Dental Root Canals—Purpose and Procedure
A dental root canal is a procedure performed by an endodontist that is usually reserved as a last resort in order to save a severely decayed or damaged tooth. The procedure itself is similar to having a filling placed, and can be performed under local anesthesia.
Why Do I Need a Root Canal?
The dental root canal refers both to the procedure itself and to the area of the tooth that is treated. The tooth’s root canal is a space inside the tooth where the pulp and the nerve tissue are housed. This tissue allows your tooth to sense heat, cold, and pressure. The tissue can also become infected. This most often occurs if the tooth:
- Is broken off
- Is severely cracked
- Is extensively decayed
- Is infected
When the pulp tissue becomes infected, the bacteria can spread through the root canal into the jawbone and even into the facial bones, sinuses, or, in very severe cases, the brain. For this reason, it’s very important to have the infected tissue removed. The best way to do this and still save the tooth is to perform a dental root canal procedure.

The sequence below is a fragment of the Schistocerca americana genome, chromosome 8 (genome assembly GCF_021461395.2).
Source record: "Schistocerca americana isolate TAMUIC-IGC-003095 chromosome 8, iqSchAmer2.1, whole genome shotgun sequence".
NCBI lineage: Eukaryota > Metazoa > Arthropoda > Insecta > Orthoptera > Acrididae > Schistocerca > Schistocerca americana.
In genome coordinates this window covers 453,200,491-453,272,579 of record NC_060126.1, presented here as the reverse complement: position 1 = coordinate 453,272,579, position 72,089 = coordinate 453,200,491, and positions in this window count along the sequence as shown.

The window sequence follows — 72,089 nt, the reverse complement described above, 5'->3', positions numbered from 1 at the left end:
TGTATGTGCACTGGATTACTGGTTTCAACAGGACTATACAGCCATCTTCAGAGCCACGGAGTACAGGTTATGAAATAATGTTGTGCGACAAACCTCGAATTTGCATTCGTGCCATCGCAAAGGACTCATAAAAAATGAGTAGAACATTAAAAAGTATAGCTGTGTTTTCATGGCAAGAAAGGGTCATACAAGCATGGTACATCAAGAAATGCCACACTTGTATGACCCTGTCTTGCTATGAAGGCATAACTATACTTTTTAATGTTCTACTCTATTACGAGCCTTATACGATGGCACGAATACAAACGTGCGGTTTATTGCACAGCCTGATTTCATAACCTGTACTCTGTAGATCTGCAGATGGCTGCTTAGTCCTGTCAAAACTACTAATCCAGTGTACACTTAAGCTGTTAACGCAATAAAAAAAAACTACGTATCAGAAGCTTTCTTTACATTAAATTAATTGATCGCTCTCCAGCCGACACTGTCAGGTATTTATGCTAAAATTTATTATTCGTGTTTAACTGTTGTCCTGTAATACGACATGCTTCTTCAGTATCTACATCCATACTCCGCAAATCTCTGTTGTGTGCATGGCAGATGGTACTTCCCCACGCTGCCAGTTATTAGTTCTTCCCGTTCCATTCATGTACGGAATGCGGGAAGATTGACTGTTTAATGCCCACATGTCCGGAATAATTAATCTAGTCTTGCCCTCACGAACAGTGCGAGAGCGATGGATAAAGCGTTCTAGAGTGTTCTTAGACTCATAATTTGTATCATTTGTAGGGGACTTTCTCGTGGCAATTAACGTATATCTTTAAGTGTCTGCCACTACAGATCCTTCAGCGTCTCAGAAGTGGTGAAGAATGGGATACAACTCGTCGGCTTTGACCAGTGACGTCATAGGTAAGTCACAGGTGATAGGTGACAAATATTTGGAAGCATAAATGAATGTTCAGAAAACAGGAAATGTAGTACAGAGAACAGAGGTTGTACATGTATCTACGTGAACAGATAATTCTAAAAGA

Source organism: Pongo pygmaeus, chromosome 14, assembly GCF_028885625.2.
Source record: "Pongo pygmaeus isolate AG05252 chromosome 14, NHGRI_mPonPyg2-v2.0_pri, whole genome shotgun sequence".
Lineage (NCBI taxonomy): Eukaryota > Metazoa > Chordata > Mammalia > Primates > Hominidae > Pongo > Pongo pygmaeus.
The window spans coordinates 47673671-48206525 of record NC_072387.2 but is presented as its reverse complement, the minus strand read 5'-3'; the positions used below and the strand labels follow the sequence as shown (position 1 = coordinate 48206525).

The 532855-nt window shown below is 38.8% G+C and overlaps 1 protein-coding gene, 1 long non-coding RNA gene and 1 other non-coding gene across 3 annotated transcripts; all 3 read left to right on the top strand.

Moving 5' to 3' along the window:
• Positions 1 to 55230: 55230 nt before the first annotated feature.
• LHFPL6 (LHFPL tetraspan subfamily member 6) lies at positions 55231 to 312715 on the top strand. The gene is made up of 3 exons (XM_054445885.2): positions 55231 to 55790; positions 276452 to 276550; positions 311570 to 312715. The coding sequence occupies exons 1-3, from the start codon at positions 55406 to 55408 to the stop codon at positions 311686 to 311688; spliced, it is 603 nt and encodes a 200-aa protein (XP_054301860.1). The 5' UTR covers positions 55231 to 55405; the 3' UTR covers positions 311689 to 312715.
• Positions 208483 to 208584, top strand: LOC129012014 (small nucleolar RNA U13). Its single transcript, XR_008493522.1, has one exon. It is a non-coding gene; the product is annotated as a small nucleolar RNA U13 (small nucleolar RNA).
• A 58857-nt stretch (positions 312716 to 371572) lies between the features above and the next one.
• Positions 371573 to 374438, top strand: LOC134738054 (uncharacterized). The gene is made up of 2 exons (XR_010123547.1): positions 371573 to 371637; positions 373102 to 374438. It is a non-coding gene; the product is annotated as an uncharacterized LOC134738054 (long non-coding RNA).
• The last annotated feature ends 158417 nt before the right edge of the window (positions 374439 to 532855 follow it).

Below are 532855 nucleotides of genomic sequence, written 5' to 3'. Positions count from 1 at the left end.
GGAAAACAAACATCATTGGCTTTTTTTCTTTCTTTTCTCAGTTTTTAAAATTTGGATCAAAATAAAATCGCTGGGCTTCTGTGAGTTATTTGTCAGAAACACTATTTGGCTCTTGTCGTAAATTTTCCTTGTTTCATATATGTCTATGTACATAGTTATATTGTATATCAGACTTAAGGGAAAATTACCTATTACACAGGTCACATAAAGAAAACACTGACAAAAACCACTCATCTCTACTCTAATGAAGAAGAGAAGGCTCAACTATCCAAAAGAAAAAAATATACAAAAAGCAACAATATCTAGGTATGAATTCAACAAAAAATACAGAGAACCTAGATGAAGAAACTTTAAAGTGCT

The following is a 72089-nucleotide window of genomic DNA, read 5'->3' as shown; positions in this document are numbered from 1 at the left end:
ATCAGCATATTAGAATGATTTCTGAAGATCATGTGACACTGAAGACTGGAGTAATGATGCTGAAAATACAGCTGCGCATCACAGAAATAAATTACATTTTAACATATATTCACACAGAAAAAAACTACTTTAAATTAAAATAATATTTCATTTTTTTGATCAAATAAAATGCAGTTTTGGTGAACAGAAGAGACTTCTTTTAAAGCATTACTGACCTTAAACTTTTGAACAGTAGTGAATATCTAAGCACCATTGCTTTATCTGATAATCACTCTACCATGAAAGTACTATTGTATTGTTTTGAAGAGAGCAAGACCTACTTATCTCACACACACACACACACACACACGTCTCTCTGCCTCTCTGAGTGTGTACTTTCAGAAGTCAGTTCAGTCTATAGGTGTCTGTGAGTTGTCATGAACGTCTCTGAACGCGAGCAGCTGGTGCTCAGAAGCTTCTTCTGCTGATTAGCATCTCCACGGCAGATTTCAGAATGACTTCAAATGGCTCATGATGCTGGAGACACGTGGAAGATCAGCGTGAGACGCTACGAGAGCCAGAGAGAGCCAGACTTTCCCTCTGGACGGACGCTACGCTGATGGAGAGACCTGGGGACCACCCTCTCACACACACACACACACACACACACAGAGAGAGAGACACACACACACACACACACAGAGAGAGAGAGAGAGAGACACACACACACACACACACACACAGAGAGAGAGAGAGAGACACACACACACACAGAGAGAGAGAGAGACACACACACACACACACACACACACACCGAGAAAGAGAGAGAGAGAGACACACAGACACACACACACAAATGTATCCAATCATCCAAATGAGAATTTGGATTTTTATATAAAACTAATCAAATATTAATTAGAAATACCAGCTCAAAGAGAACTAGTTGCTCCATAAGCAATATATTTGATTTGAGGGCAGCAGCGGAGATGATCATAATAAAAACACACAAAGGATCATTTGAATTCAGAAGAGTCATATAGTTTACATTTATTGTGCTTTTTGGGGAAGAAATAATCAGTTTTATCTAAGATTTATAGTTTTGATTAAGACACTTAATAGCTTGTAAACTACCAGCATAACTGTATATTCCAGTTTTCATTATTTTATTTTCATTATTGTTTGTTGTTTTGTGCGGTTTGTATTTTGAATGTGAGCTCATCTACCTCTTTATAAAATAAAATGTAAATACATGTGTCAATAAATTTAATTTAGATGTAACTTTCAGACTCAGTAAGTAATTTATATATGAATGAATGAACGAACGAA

How a Root Canal is Performed
A root canal procedure is performed by an endodontist—a dentist who specializes in treating the tooth interior. The dental specialist drills a hole in the affected tooth and inserts a series of special files of varying sizes that are used to remove the infected pulp tissue. After all the tissue is removed, the interior of the tooth is sterilized, then filled with a special resin to keep the tooth sterile and functional
The treated tooth is then prepared for a dental crown. The crown ensures the tooth will be usable and able to stand up to biting and chewing pressures. Because the pulp and nerve tissue have been removed, you will no longer have sensation in the tooth, but you’ll be able to chew and eat normally with it and not have to worry about a replacement tooth.
If you suspect you might need a root canal, call our office at 817-461-4292 immediately. Don’t hesitate to make an appointment.